R.Joseph Hoffman has written an intriguing article on the problem of who Jesus was: Liberal Scarecrows, Shadows, and Atheist Internet Experts. A few excerpts:
As someone who actively entertained the possibility [that Jesus didn't exist] for years, I can report that the current state of the question is trending consistently in the direction of the historicity of Jesus and partly the wishful thinking of the mythtics is responsible for the trend. The myth theory, in its current, dyslectic and warmed over state, has erected the messiest of all the Jesuses in the field, constructed mainly from scraps discarded by the liberals and so startling (perhaps inevitably) that it looks more like an Egyptian god than a man, less a coherent approach to its object than an explosion of possibilities and mental spasms. Like all bad science, its supporters (mainly internet bloggers and scholarly wannabes) began the quest with their pet conclusion, then looked for evidence by alleging that anything that counted against it was false, apologetically driven, or failed the conspiracy smell-test. A survey of the (highly revised and hideously written) Wikipedia article on the Christ Myth Theory shows its depressing recent history–from a theory that grew organically out of the history-of-religion approach to Christianity (which drove my own work in critical studies) to a succession of implausibilities and splices as limitless as there were analogies to splice.
Yet the myth theory is explained by the woeful history of liberal scholarship: ontogeny recapitulates phylogeny. It is a direct result of the mess liberal scholarship made of itself. If the problem with “liberal” scholarship (the name itself suggests the fallacy that guides the work) is that a flimsy, fact-free, wordless Jesus could be a magician, a bandit, an eschatologist, a radical, a mad prophet, a sane one, a tax revolutionary, a reforming rabbi (anything but Jesus the son of God)–the mythical Jesus could be Hercules, Osiris, Mithras, a Pauline vision, a Jewish fantasy, a misremembered amalgam of folk tales, a rabbi’s targum about Joshua. In short–the mirror image of the confusion that the overtheoretical and under-resourced history of the topic had left strewn in the field. If the scarecrows concocted by the liberals were made from rubble, the mythtic Jesuses were their shadows. If the bad boys of the Jesus Seminar had effectively declared that the evidence to hand means Jesus can be anything you want him to be, there is some justice in the view that Jesus might be nothing at all.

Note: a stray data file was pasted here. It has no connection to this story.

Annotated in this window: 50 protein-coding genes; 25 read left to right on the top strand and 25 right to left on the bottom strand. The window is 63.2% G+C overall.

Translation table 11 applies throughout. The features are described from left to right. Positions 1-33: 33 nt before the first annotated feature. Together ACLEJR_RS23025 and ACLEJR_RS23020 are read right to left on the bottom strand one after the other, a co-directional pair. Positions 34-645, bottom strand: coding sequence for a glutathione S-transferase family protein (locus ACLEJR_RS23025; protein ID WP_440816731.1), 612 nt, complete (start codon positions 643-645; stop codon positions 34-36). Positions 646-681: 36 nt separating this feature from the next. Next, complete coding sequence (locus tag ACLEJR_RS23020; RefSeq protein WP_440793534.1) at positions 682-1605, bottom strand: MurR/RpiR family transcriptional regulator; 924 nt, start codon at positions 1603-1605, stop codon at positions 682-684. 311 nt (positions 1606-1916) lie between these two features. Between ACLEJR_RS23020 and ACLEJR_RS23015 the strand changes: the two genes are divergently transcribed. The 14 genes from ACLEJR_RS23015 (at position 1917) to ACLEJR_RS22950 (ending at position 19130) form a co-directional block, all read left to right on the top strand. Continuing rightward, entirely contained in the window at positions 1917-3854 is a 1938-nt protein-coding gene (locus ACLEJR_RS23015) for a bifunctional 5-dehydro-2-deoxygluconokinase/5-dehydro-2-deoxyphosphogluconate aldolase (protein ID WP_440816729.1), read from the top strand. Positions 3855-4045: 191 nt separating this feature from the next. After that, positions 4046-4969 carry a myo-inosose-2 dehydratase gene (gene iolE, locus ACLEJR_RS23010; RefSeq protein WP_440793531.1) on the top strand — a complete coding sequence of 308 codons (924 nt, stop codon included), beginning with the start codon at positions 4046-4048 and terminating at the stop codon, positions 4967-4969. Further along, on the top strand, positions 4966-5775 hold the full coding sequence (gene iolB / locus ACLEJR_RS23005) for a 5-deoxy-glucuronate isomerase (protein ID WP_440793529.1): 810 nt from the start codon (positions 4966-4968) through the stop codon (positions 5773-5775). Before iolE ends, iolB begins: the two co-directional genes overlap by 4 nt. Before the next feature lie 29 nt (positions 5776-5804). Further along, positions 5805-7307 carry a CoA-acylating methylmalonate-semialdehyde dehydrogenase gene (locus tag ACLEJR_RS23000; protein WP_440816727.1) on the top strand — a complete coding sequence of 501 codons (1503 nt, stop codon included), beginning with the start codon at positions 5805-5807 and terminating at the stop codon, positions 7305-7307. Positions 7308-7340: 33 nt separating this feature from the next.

Yes, I think Hoffman makes a good point. Secular New Testament scholarship is in something of a pickle. It rejects
the supernatural explanation that the New Testament authors assumed was true. But once scholars do that they are unable to provide a consistent, plausible explanation for who Jesus was. All they offer are "scarecrows." And there isn't much difference between their scarecrows and the shadows the mythicists offer in their place.
And yes, this means I've added yet another blog to my list.